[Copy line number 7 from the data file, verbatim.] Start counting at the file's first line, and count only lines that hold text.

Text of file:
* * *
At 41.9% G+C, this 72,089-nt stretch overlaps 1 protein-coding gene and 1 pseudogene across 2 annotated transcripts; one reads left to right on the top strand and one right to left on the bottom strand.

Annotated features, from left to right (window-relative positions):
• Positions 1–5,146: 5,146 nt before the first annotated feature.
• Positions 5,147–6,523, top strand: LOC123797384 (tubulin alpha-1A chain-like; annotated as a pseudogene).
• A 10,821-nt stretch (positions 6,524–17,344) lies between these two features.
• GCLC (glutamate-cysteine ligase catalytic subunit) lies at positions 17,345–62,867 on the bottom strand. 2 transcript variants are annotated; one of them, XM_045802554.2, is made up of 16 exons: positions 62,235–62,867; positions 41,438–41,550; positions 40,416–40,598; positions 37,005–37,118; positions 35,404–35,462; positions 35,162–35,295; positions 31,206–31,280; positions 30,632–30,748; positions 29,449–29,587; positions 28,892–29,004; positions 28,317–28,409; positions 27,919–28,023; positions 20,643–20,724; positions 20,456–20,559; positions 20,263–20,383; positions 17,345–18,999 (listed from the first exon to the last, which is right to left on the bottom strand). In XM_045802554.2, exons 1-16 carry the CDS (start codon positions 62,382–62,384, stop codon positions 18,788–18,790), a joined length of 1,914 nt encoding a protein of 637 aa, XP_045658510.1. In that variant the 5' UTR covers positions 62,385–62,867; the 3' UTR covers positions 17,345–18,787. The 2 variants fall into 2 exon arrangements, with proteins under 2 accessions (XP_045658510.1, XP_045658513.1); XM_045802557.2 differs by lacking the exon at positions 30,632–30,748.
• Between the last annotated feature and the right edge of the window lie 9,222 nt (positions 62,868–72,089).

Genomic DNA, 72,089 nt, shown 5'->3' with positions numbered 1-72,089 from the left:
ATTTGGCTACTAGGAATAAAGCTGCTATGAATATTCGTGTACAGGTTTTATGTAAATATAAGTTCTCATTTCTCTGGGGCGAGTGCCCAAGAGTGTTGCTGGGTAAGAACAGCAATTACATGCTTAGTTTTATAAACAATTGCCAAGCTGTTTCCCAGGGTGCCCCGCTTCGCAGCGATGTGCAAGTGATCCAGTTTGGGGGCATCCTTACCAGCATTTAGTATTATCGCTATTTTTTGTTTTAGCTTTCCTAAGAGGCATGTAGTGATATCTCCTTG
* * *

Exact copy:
• Between the last annotated feature and the right edge of the window lie 9,222 nt (positions 62,868–72,089).